Great neighborhoods dedicate only the bare minimum amount of space to parking.
Visiting family in Grand Rapids’ Heritage Hill neighborhood over the holidays is always a great opportunity to dive into another city’s urban form. Â (Or at least that’s the excuse I give to get out of the house and away from family for a while!) The area, just east of downtown and south of the Medical Mile, is one of Michigan’s great urban neighborhoods, and it achieves that status despite (or because of) breaking several “everybody knows” rules of neighborhood planning.
Most communities’ planning & zoning documents assume an ideal neighborhood to be one that is dominated by owner-occupied single-family homes, with adequate yards for those families’ children to play in and driveways and garages for their cars to park in–any other neighborhood pattern is treated as somewhat less desirable, whether for reasons of “stability”, property values, maintenance standards, nuisance, or similar. Â Many people certainly do want to live in that type of neighborhood, but because our zoning has enforced this as the “good” neighborhood pattern for 70 years now, most of our cities have an oversupply of it, while lacking options for residents who want something else.
The “terrace” pattern in Heritage Hill and Midtown fits half a dozen additional houses into the center of a block, or into places where irregular terrain or other factors break the street grid.
Heritage Hill, and the adjacent East Hills and Midtown neighborhoods, showcase a different pattern: while most of the properties in this area look like “a house,” these neighborhoods have some of the highest residential densities in the city, and both homeowners and single-family homes are a minority.
This contrast comes from a few factors:
Homes are placed on relatively small lots–many less than 1/10 acre.
Most have very small “yard” areas, with front porches often within a few feet of the sidewalk, and the building occupying most of its lot.
While there are larger apartment buildings scattered through the neighborhood, the majority of dwelling units are in duplexes or 3- or 4-plexes. Some of these are visibly constructed as “flats”, but most are houses.
The historic streets are narrow, and off-street parking is limited, dedicating less of the neighborhood’s total acreage to asphalt.
Far from being less desirable as a result, data from GVSU’s Community Research Institute show these neighborhoods having above average shares of young, educated households and above average incomes; property values are strong and rising, and active renovation projects are visible on every block–just the type of talent attraction and local investment outcomes we hope to see from successful strategic placemaking efforts.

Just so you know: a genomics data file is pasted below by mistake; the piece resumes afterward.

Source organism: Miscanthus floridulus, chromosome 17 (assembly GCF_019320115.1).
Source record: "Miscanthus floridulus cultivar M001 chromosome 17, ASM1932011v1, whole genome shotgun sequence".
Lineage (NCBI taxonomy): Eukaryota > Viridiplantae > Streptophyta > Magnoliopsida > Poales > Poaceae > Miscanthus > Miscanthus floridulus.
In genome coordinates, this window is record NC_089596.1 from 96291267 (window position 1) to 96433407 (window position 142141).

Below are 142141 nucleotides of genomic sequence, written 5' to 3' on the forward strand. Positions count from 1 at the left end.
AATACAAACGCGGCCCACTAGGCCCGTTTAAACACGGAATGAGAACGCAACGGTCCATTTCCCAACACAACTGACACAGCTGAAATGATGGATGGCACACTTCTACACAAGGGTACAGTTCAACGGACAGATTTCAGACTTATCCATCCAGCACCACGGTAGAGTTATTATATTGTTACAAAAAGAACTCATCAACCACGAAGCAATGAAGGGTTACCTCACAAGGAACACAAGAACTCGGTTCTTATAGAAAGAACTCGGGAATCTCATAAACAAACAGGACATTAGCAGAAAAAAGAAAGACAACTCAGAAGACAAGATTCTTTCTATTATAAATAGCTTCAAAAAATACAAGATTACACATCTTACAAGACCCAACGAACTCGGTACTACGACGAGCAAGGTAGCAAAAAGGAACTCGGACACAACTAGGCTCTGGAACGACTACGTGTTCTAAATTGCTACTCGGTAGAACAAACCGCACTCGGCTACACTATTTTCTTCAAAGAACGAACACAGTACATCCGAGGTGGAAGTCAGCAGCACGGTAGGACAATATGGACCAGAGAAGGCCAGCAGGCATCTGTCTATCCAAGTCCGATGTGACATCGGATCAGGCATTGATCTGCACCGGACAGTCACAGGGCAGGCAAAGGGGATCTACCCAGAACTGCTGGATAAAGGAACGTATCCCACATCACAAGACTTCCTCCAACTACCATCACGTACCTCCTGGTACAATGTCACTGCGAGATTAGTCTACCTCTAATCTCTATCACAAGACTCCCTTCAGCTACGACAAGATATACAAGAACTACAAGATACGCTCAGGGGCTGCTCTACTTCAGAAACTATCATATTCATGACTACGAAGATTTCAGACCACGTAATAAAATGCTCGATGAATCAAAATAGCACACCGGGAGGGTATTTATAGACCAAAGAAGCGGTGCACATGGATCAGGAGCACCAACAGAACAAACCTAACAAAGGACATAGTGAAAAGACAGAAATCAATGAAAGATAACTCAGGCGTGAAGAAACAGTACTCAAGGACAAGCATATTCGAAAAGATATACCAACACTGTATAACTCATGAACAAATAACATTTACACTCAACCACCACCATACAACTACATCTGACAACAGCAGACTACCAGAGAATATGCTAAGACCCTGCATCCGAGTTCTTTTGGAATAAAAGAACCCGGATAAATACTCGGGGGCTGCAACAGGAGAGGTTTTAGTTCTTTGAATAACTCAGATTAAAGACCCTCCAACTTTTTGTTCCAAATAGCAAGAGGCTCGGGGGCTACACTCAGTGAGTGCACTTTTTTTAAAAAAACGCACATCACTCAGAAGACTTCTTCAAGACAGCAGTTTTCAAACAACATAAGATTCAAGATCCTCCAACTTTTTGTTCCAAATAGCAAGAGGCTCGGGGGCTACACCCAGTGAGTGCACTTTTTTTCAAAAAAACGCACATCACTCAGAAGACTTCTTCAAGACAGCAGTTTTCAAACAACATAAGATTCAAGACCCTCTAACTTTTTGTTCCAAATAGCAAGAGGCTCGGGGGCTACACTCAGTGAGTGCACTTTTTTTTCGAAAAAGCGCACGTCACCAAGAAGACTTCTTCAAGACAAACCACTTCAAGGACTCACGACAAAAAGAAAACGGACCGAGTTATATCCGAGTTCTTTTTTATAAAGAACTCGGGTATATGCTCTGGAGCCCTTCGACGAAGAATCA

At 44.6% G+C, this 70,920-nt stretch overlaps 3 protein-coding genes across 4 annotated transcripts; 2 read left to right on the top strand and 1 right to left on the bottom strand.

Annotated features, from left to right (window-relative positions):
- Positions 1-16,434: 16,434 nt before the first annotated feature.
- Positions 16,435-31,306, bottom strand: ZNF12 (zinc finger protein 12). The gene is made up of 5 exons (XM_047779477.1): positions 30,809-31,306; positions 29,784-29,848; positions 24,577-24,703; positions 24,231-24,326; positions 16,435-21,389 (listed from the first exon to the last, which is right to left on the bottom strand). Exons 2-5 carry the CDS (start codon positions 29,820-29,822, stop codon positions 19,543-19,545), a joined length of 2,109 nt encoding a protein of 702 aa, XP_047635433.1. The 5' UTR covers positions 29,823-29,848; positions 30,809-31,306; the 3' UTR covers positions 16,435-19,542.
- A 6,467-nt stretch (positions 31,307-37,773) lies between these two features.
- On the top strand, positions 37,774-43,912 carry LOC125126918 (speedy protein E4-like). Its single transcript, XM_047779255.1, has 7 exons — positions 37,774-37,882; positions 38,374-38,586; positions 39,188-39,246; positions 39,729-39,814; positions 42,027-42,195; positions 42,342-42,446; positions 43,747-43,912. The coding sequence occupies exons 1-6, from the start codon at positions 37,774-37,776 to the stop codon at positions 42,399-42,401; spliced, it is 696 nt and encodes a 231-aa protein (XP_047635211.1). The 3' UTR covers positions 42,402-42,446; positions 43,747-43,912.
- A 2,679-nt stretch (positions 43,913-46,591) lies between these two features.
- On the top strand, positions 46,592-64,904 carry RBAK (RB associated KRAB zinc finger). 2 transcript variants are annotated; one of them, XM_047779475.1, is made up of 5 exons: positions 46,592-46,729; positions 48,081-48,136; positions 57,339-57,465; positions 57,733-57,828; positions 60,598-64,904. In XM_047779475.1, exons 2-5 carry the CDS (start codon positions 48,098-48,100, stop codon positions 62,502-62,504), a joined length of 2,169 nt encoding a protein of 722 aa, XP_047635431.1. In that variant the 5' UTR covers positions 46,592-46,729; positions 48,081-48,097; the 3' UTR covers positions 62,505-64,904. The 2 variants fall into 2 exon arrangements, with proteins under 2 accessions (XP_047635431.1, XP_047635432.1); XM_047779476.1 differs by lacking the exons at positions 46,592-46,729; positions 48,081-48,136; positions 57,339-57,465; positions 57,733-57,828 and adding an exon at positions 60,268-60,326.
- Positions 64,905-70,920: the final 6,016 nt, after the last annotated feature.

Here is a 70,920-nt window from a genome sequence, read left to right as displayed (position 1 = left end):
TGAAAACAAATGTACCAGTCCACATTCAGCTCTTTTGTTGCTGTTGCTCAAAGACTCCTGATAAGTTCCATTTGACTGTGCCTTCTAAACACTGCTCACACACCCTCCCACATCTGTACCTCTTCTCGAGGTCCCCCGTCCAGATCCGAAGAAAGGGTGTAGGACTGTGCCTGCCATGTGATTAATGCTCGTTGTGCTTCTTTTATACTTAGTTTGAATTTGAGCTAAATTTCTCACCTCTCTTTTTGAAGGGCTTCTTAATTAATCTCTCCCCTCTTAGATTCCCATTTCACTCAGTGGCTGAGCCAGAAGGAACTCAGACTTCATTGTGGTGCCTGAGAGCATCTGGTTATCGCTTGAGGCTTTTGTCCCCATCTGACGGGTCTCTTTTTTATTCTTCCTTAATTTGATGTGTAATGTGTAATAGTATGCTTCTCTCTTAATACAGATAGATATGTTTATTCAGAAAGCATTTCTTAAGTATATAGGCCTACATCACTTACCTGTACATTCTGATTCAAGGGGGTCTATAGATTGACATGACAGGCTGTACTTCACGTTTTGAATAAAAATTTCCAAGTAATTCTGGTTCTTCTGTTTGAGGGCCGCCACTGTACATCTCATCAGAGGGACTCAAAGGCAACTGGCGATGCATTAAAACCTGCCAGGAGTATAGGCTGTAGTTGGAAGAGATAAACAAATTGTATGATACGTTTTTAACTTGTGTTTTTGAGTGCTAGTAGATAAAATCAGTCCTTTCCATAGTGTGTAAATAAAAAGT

Martha’s Vineyard, “a corner store with a global wine selection”, anchors a neighborhood convenience cluster–pizza, bakery, and coffee–in Midtown.
The neighborhoods also feature small business districts tucked within them, some only a few buildings large and located on “small residential streets” that wouldn’t meet most standards for commercial development. These are both cause and effect of the neighborhoods’ success: having the ability to grab a quick coffee or a few grocery items for dinner within a short walk of home is a plus for prospective residents–and the high density of those residents provides the critical mass of customers that supports those businesses.
Obviously, the historic housing stock of these neighborhoods is hard to replicate (the photos here are far from the most “grand” examples in the area) though a lot of the ingredients for success can be adopted by other neighborhoods, especially where there is a historic street grid and housing to start with:
Neighborhood organizations use plaque programs both to recognize individual property owners’ contributions and build a shared sense of place identity.
Look beyond zoning when considering the appropriate way to manage a neighborhood–here, the historic district designations and controls have clearly been the most significant regulatory contributor to success, rather than zoning.
Adopt a Complete Streets approach that allows residents to walk, bike, or take transit to many destinations reduces the need to plan around parking–in these Grand Rapids neighborhoods, about 2/3 of households have only 1 car, or none whatsoever.
Even more than these specific actions, having an engaged neighborhood is critical–the “place governance” here arose in the late 1960s, when residents organized to prevent the widespread demolition of their neighborhood for redevelopment, as well as to reach out and recruit new residents in spite of mortgage redlining, and the place the neighborhood is today reflects the interests and tactics of residents then. Â Fortunately, not all organizing for place needs to arise from crisis.